“Lots of casual consumers will never enter a dispensary are finally able to get access,” Reposa said. “As more people get access to hemp products, it will naturally drive people into dispensaries. In addition, responsible hemp companies are fine with additional taxation and rules to ensure the products on the market are safe.”

Christopher Lackner, the executive director of the national Hemp Beverage Alliance, said, “Unlike a lot of the products that you’ll find at a dispensary, which are vessels for the [THC] molecule, these beverages are a completely different experience in the sense that you’re looking at flavor and that it’s something in your hand at a party. And this is something that is sessionable—these are [customers] who are looking for a low-dose amusement rather than getting stoned.”

For those who do reach for hemp-derived refreshments where they’re available, there will even soon be infused ice to drop into their marijuana mocktails. Harry Groome, the owner of Highdration Kitchen which currently manufactures Melt cubes with a CCC-licensed co-packer, is also taking the plunge.

“The reality is folks are not flocking to dispensaries to buy beverages,” Groome told Talking Joints Memo. “Oftentimes, Melt is displayed next to glass and vape products. With a [delta-9] THC product, we will be next to the beverage fridges and will feature grab-and-go displays at checkout in supermarkets, [convenience] stores, and liquor stores. We will be entering the market shortly and are in discussions with beverage and [delta-9] companies with established sales and distribution channels.”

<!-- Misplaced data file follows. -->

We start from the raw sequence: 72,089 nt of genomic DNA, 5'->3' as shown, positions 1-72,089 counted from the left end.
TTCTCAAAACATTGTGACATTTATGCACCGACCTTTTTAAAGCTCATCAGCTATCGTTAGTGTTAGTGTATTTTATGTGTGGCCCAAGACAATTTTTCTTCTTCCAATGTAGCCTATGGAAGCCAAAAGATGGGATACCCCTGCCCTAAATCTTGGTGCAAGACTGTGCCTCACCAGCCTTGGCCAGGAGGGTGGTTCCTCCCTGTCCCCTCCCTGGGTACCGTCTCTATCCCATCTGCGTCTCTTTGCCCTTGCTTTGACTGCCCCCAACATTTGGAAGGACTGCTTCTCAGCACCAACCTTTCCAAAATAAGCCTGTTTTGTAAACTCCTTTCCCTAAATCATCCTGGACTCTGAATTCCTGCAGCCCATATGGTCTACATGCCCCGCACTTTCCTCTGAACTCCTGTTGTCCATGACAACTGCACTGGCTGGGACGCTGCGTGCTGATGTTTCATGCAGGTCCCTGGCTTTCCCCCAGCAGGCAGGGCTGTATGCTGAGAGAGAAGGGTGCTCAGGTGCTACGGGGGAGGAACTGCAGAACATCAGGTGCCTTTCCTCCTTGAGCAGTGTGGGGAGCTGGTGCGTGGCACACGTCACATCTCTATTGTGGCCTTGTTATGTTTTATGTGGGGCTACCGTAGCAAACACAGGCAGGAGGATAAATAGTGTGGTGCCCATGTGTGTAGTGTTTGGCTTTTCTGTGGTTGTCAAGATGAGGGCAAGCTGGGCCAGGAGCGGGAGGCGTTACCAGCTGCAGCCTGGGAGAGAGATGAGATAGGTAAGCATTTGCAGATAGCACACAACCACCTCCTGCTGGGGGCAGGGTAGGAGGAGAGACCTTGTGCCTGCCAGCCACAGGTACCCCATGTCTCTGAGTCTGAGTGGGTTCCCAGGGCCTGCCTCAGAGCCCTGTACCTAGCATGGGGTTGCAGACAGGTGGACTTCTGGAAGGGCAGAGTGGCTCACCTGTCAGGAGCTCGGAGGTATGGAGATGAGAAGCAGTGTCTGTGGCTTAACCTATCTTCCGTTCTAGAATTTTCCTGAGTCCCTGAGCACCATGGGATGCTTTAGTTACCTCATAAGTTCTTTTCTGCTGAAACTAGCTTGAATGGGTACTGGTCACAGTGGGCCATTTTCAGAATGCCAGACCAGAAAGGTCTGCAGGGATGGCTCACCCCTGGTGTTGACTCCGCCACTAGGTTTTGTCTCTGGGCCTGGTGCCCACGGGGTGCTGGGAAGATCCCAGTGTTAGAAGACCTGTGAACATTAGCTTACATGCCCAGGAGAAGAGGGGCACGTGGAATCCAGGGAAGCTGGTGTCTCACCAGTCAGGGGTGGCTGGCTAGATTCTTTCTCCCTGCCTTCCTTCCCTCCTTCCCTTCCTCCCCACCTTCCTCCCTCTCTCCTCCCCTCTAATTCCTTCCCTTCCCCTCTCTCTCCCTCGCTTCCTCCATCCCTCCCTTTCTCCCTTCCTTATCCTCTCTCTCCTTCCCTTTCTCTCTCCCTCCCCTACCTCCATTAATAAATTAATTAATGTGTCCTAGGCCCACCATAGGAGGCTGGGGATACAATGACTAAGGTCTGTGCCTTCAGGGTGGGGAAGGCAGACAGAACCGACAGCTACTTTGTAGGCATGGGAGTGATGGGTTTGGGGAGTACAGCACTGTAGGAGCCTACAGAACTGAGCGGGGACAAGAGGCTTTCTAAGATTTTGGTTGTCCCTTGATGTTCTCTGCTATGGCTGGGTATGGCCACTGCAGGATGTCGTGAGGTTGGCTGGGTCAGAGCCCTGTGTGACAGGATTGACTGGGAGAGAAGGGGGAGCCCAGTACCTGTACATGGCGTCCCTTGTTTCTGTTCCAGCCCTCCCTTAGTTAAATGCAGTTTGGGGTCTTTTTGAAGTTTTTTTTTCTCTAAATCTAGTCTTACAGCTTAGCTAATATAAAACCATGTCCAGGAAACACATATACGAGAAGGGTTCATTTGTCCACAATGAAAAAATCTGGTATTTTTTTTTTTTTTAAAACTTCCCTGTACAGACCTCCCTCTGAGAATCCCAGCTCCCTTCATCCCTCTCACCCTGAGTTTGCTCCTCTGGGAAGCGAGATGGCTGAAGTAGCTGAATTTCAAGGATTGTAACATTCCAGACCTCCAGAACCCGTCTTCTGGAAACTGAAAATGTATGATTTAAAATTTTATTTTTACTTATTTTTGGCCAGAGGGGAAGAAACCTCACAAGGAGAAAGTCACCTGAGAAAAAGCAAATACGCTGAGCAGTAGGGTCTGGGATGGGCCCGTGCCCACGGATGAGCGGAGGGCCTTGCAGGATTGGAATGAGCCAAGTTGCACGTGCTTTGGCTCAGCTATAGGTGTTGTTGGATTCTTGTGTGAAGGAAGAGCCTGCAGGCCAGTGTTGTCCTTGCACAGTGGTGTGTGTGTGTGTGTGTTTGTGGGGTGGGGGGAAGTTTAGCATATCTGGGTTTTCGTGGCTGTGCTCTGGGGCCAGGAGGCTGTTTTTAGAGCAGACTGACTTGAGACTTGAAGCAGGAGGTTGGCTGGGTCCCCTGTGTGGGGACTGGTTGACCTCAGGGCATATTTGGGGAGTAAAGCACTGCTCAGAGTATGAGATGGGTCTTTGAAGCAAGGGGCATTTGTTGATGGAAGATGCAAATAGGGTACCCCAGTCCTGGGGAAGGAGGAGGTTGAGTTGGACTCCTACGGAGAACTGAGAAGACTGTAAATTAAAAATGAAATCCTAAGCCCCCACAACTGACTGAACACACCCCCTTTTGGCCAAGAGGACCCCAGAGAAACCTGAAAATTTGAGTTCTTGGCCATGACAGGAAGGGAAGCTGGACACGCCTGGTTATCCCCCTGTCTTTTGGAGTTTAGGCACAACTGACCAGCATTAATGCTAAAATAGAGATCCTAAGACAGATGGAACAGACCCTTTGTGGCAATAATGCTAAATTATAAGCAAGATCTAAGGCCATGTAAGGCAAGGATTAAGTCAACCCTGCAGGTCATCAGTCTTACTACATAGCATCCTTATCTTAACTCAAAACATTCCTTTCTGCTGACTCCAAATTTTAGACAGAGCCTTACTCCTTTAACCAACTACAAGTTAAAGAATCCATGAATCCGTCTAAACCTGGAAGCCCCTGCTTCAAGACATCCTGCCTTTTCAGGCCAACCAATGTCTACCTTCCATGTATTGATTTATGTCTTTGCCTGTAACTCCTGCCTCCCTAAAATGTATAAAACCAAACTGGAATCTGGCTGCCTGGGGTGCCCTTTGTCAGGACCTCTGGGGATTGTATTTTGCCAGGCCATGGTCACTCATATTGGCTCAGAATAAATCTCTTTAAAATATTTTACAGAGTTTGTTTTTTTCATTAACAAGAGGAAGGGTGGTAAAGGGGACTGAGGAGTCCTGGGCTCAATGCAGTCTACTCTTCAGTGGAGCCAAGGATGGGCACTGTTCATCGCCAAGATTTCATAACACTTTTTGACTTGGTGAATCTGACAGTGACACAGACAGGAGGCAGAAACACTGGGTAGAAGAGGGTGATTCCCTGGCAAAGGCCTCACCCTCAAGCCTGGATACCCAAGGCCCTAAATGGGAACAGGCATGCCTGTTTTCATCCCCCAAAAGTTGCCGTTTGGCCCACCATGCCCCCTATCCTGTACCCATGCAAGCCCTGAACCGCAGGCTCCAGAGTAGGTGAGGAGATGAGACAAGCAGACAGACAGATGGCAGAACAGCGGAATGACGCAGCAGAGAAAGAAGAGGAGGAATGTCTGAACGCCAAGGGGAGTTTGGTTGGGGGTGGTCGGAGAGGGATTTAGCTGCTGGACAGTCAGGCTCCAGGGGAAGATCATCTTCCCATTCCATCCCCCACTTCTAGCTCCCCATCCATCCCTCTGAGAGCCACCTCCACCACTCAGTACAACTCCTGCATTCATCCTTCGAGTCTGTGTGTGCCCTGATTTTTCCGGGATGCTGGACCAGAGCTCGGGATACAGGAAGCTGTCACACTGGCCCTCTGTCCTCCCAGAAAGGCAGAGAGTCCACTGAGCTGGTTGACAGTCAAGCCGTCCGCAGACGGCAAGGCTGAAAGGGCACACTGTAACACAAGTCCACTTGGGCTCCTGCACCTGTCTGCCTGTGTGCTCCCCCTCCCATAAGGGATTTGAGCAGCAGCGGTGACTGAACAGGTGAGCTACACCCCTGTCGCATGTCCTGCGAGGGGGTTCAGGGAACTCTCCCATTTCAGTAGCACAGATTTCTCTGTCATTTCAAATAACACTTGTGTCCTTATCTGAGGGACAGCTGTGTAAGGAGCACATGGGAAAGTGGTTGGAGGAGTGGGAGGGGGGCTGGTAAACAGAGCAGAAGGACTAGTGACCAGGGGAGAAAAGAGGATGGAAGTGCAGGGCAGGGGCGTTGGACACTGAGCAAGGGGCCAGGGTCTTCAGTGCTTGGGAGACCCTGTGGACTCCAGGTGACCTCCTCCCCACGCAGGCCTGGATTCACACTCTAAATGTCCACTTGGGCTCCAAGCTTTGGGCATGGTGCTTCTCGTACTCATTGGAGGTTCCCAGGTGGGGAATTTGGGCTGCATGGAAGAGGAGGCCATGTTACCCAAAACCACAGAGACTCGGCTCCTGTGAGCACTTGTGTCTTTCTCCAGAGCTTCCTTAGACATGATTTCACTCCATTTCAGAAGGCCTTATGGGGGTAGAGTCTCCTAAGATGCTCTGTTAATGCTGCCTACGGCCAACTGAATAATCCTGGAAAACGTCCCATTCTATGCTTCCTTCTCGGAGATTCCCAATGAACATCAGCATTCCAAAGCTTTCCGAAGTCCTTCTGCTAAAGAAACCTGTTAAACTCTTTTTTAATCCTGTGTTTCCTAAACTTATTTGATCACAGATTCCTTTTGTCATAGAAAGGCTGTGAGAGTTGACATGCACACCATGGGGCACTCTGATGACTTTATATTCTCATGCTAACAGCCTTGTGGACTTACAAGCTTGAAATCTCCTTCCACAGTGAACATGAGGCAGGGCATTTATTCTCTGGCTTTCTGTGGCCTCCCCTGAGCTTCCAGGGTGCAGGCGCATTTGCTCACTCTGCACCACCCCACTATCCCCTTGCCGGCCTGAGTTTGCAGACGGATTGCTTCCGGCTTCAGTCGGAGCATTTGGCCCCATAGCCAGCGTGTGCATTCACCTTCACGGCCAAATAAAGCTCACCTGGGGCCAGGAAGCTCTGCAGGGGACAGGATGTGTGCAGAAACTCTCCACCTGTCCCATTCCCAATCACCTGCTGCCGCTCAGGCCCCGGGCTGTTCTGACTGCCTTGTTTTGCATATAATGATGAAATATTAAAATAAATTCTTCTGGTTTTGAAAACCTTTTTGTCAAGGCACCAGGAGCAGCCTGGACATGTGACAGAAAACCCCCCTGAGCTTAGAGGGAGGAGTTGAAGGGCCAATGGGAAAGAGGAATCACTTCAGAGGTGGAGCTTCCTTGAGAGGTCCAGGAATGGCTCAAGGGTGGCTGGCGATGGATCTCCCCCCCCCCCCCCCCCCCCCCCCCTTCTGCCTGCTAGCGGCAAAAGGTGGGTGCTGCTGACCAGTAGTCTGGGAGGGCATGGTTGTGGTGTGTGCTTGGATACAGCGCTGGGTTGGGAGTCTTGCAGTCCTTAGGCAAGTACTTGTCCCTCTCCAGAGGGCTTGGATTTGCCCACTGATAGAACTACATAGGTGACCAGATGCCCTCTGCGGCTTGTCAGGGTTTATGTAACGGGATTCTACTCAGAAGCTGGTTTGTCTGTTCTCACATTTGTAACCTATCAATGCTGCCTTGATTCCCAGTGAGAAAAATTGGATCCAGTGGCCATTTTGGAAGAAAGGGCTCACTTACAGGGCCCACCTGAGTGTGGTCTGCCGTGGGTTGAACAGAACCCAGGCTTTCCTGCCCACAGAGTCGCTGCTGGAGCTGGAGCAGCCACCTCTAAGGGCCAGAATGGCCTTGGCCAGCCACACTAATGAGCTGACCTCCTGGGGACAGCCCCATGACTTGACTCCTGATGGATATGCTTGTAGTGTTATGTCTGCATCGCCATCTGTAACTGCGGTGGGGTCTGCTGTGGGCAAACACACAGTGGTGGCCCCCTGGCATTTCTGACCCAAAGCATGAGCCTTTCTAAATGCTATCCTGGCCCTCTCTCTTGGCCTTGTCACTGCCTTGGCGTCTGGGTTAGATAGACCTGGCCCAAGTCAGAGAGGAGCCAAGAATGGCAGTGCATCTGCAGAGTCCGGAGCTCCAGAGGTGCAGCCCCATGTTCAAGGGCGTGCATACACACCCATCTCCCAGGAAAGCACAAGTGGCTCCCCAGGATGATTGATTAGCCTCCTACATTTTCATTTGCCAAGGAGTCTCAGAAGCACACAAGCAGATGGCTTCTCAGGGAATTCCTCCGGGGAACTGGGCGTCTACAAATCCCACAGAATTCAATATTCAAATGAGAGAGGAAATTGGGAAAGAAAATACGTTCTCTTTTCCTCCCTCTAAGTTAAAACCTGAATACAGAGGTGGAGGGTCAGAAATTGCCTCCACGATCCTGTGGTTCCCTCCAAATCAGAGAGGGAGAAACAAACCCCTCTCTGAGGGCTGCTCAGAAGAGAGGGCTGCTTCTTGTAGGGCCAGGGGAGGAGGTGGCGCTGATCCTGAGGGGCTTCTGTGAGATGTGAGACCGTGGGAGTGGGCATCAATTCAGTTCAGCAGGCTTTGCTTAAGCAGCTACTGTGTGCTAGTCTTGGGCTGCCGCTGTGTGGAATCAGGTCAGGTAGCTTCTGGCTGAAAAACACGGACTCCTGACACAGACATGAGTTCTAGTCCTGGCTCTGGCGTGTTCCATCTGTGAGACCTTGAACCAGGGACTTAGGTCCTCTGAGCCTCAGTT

He continued, “Due to the financial and marketing restrictions and lack of opportunity to quickly scale in the Massachusetts regulated market, we have no choice but to focus on bringing Melt into the legal [hemp-derived] space.”

Thank you for reading Parallel Hempishere. This is not the end of our reporting on hemp products, but rather more like a new start with clearer eyes and more perspective. We appreciate everyone who gave their time to explain these complicated issues to us, and we hope that communication continues. Our team worked hard to report this story accurately while including various aspects and critical tangents and viewpoints, and encourage readers to contact us with any questions, corrections, and information that could be useful in updating this series and informing future coverage. You can email us at Editors